Could Stress Be Making You Fat? Here’s What You Need To Know

Confession time: I’m naturally a very anxious person. You might not think it since the internet is a place where nobody likes to air their dirty laundry (myself included!), but I have been dealing with panic attacks and bouts of depression for over a decade. I’m talking full on, shaking, can’t breathe, feel like my heart is about to explode panic attacks. I can remember a time when I was probably 13 years old, hiding in my room, literally eating frosting out of its container because that was the only place I could think to find comfort. Stress eating is REAL and it sucks. Now thankfully, it has been a hot minute since I’ve been spooning Duncan Hines straight into my mouth, but I definitely still find myself baking cookies or stopping for take out instead of cooking when my mind isn’t at peace. And no, just because I’m a personal trainer and nutrition coach, that doesn’t mean I can’t make the tastiest, most sugar filled desserts you’ve ever had–I’m complex haha. While anxiety and depression are of course illnesses that don’t affect everyone, I think we can all agree that stress hits us at some point or another, whether it’s a big deadline at work, a presentation in class, or a fight with someone we love–so what impact does that stress have on us physically?

emo-eating

Stress raises the level of a hormone called cortisol. Now, we could get all scientific, but I’d feel my own eyes glazing over so let’s suffice it to say that cortisol has an effect on regulating blood sugar levels and metabolism. The more stressed out you are, the higher your cortisol levels, the lower your blood sugar drops and you immediately want to reach for that tub of frosting (or piece of cake or candy bar) to raise those levels. It’s not just random that we want sugar when we are stressed out, it’s biological. So, if this is all biological, then what can we do to stop the stress eating? Manage that stress! Personally, I find that I don’t breathe as deeply when stressed out and that can often lead to those panic attacks I was talking about–yikes. Take a few deep breaths, practice meditation regularly (this one has helped me IMMENSELY), and give your body the oxygen it needs to relax. Going for a walk, especially in nature, or getting in a workout can also be a great stress reducer! Finally, the less of those sugary temptations that are available to you, the less likely you are to give in to the stress eating; after all, how can you eat a cookie that you don’t have? Stock your kitchen with healthy sweet treats like fruit or a lower calorie frozen yogurt over that pint of Ben and Jerry’s and you’ll find yourself avoiding that stress-induced weight gain.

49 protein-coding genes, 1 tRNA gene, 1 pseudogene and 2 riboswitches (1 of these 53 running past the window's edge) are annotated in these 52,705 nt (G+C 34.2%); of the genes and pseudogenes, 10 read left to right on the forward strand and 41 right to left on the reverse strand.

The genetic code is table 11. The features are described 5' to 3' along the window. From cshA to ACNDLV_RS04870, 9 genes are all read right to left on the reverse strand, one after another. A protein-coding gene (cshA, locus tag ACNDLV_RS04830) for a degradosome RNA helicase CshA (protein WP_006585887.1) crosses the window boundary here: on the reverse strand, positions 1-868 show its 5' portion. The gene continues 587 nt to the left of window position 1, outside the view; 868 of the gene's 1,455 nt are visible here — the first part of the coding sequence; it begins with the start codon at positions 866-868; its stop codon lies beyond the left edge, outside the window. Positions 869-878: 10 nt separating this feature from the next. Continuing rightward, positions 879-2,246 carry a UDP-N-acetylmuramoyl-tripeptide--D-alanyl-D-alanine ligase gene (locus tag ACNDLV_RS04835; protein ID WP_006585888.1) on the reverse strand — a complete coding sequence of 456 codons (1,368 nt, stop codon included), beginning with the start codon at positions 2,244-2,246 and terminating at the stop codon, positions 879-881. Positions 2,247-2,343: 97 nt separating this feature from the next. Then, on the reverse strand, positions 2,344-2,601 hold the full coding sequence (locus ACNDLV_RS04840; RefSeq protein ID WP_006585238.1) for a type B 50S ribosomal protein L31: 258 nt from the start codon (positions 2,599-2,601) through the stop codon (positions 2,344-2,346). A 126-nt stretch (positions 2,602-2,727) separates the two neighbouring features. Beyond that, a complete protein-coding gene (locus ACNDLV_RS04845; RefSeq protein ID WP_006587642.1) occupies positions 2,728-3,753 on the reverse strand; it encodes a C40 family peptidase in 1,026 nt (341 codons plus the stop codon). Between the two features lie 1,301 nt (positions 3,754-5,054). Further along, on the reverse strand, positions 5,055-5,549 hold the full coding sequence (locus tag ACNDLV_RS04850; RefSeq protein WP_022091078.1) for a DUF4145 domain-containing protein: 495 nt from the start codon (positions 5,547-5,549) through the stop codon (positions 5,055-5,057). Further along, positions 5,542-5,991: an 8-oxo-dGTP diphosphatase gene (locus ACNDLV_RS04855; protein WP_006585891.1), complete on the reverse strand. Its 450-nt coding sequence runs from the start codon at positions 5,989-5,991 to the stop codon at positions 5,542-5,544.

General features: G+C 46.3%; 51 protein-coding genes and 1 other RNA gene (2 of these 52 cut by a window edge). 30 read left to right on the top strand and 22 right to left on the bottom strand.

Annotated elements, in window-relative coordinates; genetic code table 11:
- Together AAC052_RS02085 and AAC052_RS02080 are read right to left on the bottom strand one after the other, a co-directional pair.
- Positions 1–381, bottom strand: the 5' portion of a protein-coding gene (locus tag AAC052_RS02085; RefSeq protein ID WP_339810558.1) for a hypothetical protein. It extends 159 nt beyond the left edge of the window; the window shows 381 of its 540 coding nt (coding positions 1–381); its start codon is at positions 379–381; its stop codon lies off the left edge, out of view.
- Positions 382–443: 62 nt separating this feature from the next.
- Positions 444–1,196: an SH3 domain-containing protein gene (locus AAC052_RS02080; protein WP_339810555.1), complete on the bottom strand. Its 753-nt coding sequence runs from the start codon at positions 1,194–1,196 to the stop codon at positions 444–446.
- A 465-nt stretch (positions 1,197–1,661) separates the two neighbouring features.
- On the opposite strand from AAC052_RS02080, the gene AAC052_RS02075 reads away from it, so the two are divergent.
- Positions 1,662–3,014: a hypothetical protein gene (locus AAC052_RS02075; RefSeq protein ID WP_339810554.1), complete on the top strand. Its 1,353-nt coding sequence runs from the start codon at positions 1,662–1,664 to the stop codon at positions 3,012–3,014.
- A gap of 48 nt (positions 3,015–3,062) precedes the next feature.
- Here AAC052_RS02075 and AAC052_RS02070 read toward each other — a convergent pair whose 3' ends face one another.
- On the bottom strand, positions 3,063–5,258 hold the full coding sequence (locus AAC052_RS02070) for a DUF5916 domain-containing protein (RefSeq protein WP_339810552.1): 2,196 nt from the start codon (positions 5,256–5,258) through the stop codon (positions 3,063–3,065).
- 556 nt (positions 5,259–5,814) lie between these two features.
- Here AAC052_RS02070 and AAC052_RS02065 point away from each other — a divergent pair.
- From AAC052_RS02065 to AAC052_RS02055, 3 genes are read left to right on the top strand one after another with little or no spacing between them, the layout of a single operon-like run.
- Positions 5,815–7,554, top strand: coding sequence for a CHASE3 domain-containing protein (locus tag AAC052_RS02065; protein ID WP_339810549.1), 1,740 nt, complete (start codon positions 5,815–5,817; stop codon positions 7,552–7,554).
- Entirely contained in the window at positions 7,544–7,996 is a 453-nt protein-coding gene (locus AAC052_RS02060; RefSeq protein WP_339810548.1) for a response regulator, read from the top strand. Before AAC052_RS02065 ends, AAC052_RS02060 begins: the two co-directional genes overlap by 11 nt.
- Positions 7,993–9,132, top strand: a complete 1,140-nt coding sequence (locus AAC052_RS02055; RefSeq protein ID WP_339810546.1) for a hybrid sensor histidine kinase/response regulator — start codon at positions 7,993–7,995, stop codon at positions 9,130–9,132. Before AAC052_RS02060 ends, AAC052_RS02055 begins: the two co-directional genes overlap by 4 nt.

None of this is easy and stress is something that we will all probably have to deal with throughout our lives (if you don’t then sorry, but I’m pretty sure you’re not human). We may as well make the best of it, work on habits to minimize it, and set ourselves up for success. Do you have any tips for dealing with stress? I’d love to hear them!

(photo: https://www.mybodytutor.com/blog/emotional-eating/2015/03/the-1-reason-why-people-are-overweight/)

 

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